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See the latest news and updates about COVID-19 and its impact on the Charlotte region, the Carolinas and beyond.

Some NC School Districts, Including CMS, Stop Temperature Scans After State Drops Requirement

Cotswold Elementary students get temperature checks as they arrive for their first day back in person Monday.
Ann Doss Helms
A staffer checks a student's temperature at Cotswold Elementary School in November.

When Charlotte-Mecklenburg Schools students returned from spring break Monday, the temperature checks that have been part of in-person school since the pandemic began were gone.

That brought mixed reviews from families. "Yes! A return to sanity," one parent tweeted after receiving notice of the change.

"We just doubled the number of kids on campus and returned from spring break," another person tweeted. "Is today really a good time to stop temperature checks?"

About three weeks ago, the North Carolina Department of Health and Human Services revised its school safety guidelines based on updates from the Centers for Disease Control and Prevention. Temperature checks and symptom screening as students arrive are no longer recommended.

Instead, the state guidelines now say parents should check their own children for symptoms and keep them home if there's any sign of COVID-19, including exposure to someone who has tested positive. Temperature scans and on-site symptom screening should be reserved for adults, the new guidelines say.

It's up to districts to decide how and when to revise their entry procedures. Union County and Iredell-Statesville schools dropped the student temperature scans earlier, while Cabarrus County and Gaston County schools still do them.

CMS school health specialist Monica Adamian said the state initially required the temperature checks as a means of detecting possible COVID-19 cases. The state also provided touchless thermometers to schools. They’re quicker than using an oral thermometer, she says, but not very accurate, especially when staff were standing outside with the temperature guns as students got out of cars.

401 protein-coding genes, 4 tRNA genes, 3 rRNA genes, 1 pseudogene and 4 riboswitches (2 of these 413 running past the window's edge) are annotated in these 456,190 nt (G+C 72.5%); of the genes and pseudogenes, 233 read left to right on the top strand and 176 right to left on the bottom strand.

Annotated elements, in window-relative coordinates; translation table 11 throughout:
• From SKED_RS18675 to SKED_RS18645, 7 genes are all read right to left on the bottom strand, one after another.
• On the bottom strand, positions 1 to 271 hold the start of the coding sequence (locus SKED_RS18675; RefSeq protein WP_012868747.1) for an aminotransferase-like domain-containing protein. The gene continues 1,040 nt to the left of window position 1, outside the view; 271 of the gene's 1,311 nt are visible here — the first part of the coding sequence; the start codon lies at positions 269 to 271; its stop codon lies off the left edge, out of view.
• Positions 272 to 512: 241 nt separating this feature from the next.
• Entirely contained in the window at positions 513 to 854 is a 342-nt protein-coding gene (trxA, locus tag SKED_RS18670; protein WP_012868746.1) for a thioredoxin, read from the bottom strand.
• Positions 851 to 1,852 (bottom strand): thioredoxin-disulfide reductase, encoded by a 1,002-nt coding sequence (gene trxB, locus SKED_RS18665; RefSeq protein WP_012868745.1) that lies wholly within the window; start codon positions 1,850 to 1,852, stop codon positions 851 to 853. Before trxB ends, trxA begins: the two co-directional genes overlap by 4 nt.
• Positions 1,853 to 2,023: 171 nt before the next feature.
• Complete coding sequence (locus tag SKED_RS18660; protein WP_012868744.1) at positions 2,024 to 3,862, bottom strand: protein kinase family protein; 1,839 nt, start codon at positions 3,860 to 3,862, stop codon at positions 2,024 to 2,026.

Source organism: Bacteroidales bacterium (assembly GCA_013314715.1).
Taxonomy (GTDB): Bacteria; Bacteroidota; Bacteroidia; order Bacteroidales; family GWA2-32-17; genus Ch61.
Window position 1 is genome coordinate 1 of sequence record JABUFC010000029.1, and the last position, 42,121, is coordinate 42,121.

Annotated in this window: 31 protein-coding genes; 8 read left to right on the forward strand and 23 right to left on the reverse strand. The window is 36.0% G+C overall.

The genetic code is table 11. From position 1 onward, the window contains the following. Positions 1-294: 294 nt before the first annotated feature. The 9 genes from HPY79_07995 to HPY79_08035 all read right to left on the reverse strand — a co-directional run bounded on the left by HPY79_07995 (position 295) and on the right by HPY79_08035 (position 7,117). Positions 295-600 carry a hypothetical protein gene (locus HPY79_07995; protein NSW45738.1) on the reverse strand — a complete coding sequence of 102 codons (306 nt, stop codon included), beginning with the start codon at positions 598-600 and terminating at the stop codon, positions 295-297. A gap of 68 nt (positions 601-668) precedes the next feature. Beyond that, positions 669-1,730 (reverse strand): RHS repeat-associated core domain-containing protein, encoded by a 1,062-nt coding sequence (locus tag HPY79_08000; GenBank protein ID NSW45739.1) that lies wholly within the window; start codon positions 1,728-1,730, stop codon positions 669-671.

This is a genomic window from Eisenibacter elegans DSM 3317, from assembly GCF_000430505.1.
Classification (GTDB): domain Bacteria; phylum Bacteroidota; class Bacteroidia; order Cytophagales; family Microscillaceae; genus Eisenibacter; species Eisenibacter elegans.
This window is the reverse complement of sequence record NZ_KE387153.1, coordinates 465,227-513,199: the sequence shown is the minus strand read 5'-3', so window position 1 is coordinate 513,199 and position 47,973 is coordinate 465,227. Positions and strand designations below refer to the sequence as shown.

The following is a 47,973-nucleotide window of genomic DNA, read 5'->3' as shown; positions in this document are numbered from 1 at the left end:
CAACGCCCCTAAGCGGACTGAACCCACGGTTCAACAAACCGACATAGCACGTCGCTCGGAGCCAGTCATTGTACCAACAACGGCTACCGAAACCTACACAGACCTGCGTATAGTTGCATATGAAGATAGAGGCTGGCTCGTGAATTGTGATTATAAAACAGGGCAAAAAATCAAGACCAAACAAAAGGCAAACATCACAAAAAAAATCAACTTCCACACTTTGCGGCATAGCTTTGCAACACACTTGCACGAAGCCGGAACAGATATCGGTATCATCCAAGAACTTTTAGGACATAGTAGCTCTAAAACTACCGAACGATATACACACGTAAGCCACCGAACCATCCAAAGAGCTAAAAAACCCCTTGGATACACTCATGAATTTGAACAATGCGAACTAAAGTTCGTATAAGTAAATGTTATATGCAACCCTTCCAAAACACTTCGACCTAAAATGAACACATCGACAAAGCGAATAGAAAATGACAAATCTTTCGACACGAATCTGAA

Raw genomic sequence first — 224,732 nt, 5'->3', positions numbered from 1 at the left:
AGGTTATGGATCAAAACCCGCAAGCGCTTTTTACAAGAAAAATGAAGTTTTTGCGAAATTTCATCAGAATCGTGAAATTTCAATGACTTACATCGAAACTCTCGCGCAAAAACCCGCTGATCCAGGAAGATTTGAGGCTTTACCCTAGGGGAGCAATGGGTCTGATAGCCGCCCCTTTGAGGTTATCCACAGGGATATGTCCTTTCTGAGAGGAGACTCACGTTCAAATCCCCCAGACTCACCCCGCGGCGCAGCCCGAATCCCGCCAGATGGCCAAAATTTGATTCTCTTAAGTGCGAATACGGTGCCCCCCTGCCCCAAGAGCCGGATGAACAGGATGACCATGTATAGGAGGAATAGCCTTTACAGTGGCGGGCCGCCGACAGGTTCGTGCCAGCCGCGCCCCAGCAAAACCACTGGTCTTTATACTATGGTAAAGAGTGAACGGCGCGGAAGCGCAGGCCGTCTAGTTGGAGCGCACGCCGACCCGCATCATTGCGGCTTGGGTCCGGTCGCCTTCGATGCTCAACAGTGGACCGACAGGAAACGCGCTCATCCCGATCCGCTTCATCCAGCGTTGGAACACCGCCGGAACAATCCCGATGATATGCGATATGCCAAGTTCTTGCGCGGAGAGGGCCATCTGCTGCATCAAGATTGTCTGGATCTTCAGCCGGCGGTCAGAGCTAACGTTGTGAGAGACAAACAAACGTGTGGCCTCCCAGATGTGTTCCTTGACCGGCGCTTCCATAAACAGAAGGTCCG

"If the thermometer was cold it would read hotter. If the person was sitting in front of the heater it would read hotter too," she said. "So we were having students stand there inside the building and recheck."

Adamian says the scans weren’t effective at picking up undetected COVID-19.

The state also stopped requiring daily symptom screening at school entrances. But CMS is still asking students or parents to complete a quick daily checklist, which can be done online.

Adamian said it helps reinforce good habits: "If we can keep kids out of school when they’re sick, whether it’s for something run-of-the-mill or it truly is a COVID case, that’s going to help us more than anything else."

CMS eliminated its weekly "bus attestation form," which required schools to follow up by phone if students didn't bring that form. The district says eliminating the temperature checks and bus forms streamlines arrival at a time when larger numbers of students are attending in person.

Last week, state health officials urged all public and private schools to request free rapid antigen screening tests. Health officials say that’s a more effective way to prevent COVID-19 spread in schools. Parent permission is required to test students.

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Updated: April 12, 2021 at 5:47 PM EDT
Ann Doss Helms has covered education in the Charlotte area for over 20 years, first at The Charlotte Observer and then at WFAE. Reach her at ahelms@wfae.org or 704-926-3859.